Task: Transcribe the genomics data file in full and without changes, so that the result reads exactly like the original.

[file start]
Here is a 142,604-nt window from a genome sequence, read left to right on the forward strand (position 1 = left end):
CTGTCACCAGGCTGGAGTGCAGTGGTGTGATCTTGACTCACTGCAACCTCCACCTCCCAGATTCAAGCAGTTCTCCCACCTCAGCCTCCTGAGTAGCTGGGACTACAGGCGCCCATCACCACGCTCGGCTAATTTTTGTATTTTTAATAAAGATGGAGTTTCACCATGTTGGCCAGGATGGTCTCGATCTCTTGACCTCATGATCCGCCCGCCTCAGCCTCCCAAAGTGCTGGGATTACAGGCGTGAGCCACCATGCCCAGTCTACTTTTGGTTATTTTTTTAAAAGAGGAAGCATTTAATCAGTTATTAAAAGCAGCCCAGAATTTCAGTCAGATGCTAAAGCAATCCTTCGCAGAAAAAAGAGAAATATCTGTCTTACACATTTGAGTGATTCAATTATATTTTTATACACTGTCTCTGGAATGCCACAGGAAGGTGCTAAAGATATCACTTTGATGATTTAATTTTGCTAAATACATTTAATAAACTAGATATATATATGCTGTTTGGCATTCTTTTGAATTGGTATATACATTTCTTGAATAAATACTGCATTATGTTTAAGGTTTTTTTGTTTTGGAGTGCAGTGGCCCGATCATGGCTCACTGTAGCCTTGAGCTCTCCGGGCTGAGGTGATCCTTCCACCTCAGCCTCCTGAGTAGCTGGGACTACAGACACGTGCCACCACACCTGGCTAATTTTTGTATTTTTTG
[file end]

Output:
Here is a 142,604-nt window from a genome sequence, read left to right on the forward strand (position 1 = left end):
CTGTCACCAGGCTGGAGTGCAGTGGTGTGATCTTGACTCACTGCAACCTCCACCTCCCAGATTCAAGCAGTTCTCCCACCTCAGCCTCCTGAGTAGCTGGGACTACAGGCGCCCATCACCACGCTCGGCTAATTTTTGTATTTTTAATAAAGATGGAGTTTCACCATGTTGGCCAGGATGGTCTCGATCTCTTGACCTCATGATCCGCCCGCCTCAGCCTCCCAAAGTGCTGGGATTACAGGCGTGAGCCACCATGCCCAGTCTACTTTTGGTTATTTTTTTAAAAGAGGAAGCATTTAATCAGTTATTAAAAGCAGCCCAGAATTTCAGTCAGATGCTAAAGCAATCCTTCGCAGAAAAAAGAGAAATATCTGTCTTACACATTTGAGTGATTCAATTATATTTTTATACACTGTCTCTGGAATGCCACAGGAAGGTGCTAAAGATATCACTTTGATGATTTAATTTTGCTAAATACATTTAATAAACTAGATATATATATGCTGTTTGGCATTCTTTTGAATTGGTATATACATTTCTTGAATAAATACTGCATTATGTTTAAGGTTTTTTTGTTTTGGAGTGCAGTGGCCCGATCATGGCTCACTGTAGCCTTGAGCTCTCCGGGCTGAGGTGATCCTTCCACCTCAGCCTCCTGAGTAGCTGGGACTACAGACACGTGCCACCACACCTGGCTAATTTTTGTATTTTTTG